That’s a lame excuse for pedestrians who stubbornly defend their non-compliant behavior. Pedestrians are just as capable of causing accidents as cyclists. You can’t point fingers at cyclists while blatantly acting above both the often-cited laws and a common sense of sharing the streets properly.

        • Tom says:

          Hahahaha. I agree with you, Woody!

      • Arjan says:

        I think you make a fair point in summing up all these issues, which are the reasons so many people dislike cyclists.

        However, none of these arguments are for e-bikes specifically and it just reads like a general rant against cyclists instead of making a fair point why Citybike shouldn’t offer pedal-assisted bikes.

      • Paul says:

        of course all CitiBikes have lights and reflectors.

        having said that, I’m not sure we are ready for motorized citibikes, but it would make that hill in Central Park more attractive.

      • Citycatsman says:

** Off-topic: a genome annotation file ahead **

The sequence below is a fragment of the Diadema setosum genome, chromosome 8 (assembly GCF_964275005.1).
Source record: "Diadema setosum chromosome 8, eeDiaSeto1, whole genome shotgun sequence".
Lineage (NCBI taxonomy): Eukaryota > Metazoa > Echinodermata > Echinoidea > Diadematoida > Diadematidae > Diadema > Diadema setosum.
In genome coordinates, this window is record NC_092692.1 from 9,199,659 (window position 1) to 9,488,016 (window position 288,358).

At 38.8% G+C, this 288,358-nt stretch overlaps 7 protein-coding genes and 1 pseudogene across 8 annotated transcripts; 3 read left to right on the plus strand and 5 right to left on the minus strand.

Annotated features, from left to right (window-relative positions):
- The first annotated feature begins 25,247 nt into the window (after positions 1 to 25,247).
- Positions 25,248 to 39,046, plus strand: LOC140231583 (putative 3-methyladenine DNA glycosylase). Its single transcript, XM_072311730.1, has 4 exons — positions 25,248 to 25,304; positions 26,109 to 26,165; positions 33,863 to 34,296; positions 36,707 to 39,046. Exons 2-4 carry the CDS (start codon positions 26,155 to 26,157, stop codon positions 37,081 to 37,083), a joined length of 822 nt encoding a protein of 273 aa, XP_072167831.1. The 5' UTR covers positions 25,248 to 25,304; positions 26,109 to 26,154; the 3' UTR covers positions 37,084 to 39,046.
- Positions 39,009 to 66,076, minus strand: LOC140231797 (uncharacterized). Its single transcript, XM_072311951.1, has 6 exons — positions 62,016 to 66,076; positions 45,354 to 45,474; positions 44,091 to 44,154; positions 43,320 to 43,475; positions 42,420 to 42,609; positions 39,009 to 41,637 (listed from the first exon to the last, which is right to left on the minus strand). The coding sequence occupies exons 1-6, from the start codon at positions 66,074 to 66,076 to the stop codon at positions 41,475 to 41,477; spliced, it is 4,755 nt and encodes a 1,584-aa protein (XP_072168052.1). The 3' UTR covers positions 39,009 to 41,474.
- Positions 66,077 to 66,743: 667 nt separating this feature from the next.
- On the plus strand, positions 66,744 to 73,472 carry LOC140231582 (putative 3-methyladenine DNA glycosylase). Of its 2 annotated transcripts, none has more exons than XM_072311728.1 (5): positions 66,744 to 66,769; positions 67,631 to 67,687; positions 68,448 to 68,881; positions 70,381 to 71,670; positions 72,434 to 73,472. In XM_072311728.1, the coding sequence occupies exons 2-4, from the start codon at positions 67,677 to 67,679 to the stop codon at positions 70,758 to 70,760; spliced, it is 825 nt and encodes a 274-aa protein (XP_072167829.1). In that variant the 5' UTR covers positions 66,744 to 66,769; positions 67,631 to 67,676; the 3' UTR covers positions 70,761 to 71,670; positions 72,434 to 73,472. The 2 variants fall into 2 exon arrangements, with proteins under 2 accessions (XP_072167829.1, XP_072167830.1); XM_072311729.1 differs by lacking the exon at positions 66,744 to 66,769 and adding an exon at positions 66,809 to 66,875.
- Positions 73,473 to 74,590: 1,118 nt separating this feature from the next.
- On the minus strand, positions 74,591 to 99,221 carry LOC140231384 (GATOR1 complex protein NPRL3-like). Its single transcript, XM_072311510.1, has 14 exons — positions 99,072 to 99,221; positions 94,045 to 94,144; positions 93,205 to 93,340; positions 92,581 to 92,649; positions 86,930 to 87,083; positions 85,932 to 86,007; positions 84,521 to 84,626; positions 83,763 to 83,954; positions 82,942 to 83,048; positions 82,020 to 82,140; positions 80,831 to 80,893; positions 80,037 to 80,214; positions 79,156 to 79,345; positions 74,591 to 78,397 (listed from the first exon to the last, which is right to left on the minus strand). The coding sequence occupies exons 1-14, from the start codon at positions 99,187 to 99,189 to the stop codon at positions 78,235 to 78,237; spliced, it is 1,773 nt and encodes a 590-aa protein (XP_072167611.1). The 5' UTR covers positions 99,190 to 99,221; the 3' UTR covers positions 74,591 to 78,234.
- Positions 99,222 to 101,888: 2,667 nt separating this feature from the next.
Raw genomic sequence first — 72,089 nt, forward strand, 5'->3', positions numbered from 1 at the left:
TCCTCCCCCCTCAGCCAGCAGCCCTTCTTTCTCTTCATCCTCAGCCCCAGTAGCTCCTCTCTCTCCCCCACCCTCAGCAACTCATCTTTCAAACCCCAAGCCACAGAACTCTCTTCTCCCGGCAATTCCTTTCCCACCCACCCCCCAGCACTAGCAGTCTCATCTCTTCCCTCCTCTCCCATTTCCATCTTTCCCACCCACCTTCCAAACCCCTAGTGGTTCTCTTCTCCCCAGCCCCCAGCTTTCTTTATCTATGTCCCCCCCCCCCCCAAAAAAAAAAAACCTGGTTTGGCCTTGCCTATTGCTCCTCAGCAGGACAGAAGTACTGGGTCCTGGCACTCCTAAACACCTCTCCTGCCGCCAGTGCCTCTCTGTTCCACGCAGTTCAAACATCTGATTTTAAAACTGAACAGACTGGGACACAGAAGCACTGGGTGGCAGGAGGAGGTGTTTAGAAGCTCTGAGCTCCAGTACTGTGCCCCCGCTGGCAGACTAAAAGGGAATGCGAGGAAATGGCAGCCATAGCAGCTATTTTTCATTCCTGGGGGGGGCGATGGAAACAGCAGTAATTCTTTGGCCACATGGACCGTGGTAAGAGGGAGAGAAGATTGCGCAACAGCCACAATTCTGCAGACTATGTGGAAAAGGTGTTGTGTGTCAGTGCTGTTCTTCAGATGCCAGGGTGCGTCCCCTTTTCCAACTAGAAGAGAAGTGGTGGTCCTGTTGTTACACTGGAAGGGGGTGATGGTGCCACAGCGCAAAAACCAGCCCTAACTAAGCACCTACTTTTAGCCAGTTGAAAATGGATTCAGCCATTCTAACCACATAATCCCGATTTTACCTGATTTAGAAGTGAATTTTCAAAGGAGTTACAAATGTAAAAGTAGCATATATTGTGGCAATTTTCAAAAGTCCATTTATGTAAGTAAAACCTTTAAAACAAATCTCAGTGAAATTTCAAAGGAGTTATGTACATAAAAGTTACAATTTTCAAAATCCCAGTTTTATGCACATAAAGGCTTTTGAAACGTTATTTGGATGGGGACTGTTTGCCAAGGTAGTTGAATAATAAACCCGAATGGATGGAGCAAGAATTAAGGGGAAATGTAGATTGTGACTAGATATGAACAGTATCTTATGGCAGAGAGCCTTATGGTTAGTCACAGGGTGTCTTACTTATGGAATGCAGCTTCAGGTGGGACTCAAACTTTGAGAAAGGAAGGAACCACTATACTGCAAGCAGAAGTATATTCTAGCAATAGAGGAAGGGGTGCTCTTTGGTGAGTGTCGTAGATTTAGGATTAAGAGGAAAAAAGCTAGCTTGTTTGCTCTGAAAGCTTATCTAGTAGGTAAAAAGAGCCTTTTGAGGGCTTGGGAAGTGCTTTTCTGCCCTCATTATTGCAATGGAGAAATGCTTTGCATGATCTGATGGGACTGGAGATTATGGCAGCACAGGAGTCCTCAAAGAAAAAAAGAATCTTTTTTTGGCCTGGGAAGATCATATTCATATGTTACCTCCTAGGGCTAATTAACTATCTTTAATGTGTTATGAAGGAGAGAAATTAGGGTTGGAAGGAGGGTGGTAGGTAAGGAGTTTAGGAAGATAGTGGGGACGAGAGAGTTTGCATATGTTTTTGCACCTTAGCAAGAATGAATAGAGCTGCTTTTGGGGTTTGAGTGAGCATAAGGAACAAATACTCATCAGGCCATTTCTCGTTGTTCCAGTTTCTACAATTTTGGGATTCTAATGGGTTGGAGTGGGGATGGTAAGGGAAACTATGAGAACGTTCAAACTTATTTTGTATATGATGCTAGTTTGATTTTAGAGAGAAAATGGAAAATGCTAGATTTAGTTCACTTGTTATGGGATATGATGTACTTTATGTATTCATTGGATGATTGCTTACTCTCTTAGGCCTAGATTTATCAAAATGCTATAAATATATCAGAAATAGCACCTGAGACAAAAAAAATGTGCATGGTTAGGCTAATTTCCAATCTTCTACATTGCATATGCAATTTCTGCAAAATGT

Hear Hear!

    4. Crank E. Guy says:

      Re: “Electric bikes are … now available at several Citi Bike stations….”

      Electric Bikes? SHOCKING!!

      Also shocking is the height of the seat on that first bike in the pic. The last user must’ve been (a) very-very tall, and (b) very-very inconsiderate to NOT lower the seat for the next user. Probably the type who never wipes down the gym equipment.

      • Chris says:

        Not that shocking, I’m 6.2 and ride with the seat at 11, that one is set at 9.

      • Chris says:

        It makes no sense to lower the seat for the next user since there’s no way to know how tall the next user will be! Everyone must adjust the seat when they take the bike.

      • josh says: